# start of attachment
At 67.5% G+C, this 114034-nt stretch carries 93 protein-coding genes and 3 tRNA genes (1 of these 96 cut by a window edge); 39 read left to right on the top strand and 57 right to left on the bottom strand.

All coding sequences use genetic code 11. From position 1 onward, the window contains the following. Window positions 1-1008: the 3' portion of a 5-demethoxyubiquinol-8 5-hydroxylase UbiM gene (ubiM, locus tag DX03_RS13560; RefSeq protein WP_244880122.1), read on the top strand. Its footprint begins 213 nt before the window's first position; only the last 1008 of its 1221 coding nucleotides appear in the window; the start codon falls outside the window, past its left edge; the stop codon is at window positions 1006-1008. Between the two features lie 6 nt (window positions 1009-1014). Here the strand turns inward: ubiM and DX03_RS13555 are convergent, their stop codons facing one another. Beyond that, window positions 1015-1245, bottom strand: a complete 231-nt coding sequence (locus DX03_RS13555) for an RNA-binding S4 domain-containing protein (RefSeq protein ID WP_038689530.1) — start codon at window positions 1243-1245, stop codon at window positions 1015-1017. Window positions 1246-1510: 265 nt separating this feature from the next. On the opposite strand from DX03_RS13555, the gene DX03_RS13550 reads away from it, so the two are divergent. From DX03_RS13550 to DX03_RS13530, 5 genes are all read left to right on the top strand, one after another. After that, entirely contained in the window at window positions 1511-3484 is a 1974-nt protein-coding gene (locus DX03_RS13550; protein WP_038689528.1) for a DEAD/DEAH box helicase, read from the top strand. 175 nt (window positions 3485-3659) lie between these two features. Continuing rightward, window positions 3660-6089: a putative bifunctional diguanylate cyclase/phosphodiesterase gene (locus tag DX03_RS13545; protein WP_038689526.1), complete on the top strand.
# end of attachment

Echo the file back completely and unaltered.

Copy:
At 67.5% G+C, this 114034-nt stretch carries 93 protein-coding genes and 3 tRNA genes (1 of these 96 cut by a window edge); 39 read left to right on the top strand and 57 right to left on the bottom strand.

All coding sequences use genetic code 11. From position 1 onward, the window contains the following. Window positions 1-1008: the 3' portion of a 5-demethoxyubiquinol-8 5-hydroxylase UbiM gene (ubiM, locus tag DX03_RS13560; RefSeq protein WP_244880122.1), read on the top strand. Its footprint begins 213 nt before the window's first position; only the last 1008 of its 1221 coding nucleotides appear in the window; the start codon falls outside the window, past its left edge; the stop codon is at window positions 1006-1008. Between the two features lie 6 nt (window positions 1009-1014). Here the strand turns inward: ubiM and DX03_RS13555 are convergent, their stop codons facing one another. Beyond that, window positions 1015-1245, bottom strand: a complete 231-nt coding sequence (locus DX03_RS13555) for an RNA-binding S4 domain-containing protein (RefSeq protein ID WP_038689530.1) — start codon at window positions 1243-1245, stop codon at window positions 1015-1017. Window positions 1246-1510: 265 nt separating this feature from the next. On the opposite strand from DX03_RS13555, the gene DX03_RS13550 reads away from it, so the two are divergent. From DX03_RS13550 to DX03_RS13530, 5 genes are all read left to right on the top strand, one after another. After that, entirely contained in the window at window positions 1511-3484 is a 1974-nt protein-coding gene (locus DX03_RS13550; protein WP_038689528.1) for a DEAD/DEAH box helicase, read from the top strand. 175 nt (window positions 3485-3659) lie between these two features. Continuing rightward, window positions 3660-6089: a putative bifunctional diguanylate cyclase/phosphodiesterase gene (locus tag DX03_RS13545; protein WP_038689526.1), complete on the top strand.